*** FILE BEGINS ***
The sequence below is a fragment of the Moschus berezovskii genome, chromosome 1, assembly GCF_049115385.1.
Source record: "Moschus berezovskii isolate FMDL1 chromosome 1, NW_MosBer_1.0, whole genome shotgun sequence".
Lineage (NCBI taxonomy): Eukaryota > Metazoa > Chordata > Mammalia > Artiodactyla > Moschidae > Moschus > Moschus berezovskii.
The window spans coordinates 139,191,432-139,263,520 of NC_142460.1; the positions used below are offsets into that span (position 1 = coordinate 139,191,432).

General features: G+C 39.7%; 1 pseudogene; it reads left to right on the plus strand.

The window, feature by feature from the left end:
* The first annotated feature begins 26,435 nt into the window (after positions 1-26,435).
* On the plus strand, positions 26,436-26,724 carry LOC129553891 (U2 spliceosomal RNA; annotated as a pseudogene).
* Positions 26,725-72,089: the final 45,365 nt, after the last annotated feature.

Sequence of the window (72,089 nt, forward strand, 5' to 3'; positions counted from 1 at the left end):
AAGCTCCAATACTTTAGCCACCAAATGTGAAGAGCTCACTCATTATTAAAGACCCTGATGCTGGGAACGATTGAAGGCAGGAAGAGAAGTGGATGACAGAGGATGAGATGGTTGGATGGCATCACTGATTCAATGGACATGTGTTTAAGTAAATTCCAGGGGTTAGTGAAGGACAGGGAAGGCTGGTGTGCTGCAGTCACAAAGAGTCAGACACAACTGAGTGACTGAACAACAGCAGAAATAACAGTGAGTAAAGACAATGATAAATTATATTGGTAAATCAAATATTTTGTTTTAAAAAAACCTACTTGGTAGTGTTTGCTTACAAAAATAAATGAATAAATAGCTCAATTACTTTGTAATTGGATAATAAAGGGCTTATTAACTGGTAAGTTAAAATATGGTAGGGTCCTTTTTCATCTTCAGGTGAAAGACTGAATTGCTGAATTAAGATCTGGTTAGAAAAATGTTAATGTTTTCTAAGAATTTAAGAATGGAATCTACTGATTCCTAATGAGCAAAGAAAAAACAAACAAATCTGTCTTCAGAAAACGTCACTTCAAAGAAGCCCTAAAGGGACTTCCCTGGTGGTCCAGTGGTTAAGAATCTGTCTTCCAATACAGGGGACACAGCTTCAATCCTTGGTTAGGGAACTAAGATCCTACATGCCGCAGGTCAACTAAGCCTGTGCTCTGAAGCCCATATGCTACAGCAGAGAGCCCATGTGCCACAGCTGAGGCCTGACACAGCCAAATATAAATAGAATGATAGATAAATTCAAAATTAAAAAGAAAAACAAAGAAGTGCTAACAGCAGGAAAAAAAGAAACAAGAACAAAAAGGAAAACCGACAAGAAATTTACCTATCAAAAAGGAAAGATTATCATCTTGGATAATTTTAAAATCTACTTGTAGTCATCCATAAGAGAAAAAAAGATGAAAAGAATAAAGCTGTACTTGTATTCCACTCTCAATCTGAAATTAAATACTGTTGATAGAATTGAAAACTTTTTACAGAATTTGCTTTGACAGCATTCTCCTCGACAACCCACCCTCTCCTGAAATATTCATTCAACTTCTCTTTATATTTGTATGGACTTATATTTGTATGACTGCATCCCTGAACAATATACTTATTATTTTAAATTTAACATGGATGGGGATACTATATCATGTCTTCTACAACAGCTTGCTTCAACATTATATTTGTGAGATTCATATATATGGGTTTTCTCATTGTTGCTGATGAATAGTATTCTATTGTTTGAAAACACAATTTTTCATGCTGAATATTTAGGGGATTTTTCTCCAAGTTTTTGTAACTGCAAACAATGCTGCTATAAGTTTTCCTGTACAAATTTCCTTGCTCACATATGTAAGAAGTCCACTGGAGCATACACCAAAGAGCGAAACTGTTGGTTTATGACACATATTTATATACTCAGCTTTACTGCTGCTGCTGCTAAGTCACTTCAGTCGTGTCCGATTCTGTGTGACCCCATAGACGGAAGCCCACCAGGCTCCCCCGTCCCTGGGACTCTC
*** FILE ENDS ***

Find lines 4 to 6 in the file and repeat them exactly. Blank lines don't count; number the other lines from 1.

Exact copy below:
The window spans coordinates 139,191,432-139,263,520 of NC_142460.1; the positions used below are offsets into that span (position 1 = coordinate 139,191,432).

General features: G+C 39.7%; 1 pseudogene; it reads left to right on the plus strand.

The window, feature by feature from the left end: